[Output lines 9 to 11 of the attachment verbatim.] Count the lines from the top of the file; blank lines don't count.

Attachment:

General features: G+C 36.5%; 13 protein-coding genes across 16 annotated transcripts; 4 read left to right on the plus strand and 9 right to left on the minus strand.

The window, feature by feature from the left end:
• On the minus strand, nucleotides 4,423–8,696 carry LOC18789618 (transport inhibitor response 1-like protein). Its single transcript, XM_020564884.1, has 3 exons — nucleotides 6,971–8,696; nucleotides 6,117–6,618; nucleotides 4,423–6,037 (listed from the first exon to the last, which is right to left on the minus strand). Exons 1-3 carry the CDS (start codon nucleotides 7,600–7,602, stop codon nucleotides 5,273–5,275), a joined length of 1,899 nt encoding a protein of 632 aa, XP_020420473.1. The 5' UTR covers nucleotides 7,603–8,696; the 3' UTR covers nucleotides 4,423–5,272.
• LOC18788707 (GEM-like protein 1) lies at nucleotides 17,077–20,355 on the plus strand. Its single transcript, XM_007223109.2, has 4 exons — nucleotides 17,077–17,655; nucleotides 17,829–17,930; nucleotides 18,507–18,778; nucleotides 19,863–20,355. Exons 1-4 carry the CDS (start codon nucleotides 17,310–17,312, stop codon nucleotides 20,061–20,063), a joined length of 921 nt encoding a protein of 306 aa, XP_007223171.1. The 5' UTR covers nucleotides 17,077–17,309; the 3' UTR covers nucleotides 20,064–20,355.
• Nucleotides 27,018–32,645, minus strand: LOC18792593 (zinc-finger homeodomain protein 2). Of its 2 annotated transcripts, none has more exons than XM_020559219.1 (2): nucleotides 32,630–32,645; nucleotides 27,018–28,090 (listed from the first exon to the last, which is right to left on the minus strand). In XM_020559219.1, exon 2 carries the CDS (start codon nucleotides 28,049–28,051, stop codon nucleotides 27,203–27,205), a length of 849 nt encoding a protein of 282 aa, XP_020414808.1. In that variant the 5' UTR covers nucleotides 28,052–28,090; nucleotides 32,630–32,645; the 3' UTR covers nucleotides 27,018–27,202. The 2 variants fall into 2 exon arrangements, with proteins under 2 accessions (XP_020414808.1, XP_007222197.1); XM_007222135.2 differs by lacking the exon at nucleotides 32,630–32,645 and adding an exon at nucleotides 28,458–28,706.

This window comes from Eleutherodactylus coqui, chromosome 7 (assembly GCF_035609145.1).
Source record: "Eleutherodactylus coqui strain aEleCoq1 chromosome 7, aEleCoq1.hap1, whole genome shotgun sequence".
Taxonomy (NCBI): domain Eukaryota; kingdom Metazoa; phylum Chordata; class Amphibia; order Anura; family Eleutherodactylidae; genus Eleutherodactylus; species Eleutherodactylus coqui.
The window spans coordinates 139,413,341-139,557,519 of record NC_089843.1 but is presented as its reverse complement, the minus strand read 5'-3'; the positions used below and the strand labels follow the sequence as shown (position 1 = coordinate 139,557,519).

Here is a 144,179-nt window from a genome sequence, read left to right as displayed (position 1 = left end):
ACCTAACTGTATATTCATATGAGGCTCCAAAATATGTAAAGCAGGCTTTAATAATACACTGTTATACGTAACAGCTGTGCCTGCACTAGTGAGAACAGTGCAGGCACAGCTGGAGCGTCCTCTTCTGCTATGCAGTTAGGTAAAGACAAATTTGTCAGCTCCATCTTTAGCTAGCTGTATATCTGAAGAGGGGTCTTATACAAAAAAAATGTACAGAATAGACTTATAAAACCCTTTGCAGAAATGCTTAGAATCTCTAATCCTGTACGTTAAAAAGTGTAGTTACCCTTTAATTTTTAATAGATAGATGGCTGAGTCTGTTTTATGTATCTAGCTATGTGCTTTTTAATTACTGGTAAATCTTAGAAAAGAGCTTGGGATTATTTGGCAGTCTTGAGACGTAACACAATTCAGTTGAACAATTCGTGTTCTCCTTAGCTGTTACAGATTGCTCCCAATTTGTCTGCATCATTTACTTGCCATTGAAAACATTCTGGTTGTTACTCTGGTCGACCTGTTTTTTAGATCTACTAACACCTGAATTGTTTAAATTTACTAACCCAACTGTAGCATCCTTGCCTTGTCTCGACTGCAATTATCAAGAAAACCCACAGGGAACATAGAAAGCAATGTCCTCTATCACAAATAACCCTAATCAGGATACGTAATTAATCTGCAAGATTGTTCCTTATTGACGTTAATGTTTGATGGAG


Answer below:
The window spans coordinates 139,413,341-139,557,519 of record NC_089843.1 but is presented as its reverse complement, the minus strand read 5'-3'; the positions used below and the strand labels follow the sequence as shown (position 1 = coordinate 139,557,519).

Here is a 144,179-nt window from a genome sequence, read left to right as displayed (position 1 = left end):
ACCTAACTGTATATTCATATGAGGCTCCAAAATATGTAAAGCAGGCTTTAATAATACACTGTTATACGTAACAGCTGTGCCTGCACTAGTGAGAACAGTGCAGGCACAGCTGGAGCGTCCTCTTCTGCTATGCAGTTAGGTAAAGACAAATTTGTCAGCTCCATCTTTAGCTAGCTGTATATCTGAAGAGGGGTCTTATACAAAAAAAATGTACAGAATAGACTTATAAAACCCTTTGCAGAAATGCTTAGAATCTCTAATCCTGTACGTTAAAAAGTGTAGTTACCCTTTAATTTTTAATAGATAGATGGCTGAGTCTGTTTTATGTATCTAGCTATGTGCTTTTTAATTACTGGTAAATCTTAGAAAAGAGCTTGGGATTATTTGGCAGTCTTGAGACGTAACACAATTCAGTTGAACAATTCGTGTTCTCCTTAGCTGTTACAGATTGCTCCCAATTTGTCTGCATCATTTACTTGCCATTGAAAACATTCTGGTTGTTACTCTGGTCGACCTGTTTTTTAGATCTACTAACACCTGAATTGTTTAAATTTACTAACCCAACTGTAGCATCCTTGCCTTGTCTCGACTGCAATTATCAAGAAAACCCACAGGGAACATAGAAAGCAATGTCCTCTATCACAAATAACCCTAATCAGGATACGTAATTAATCTGCAAGATTGTTCCTTATTGACGTTAATGTTTGATGGAG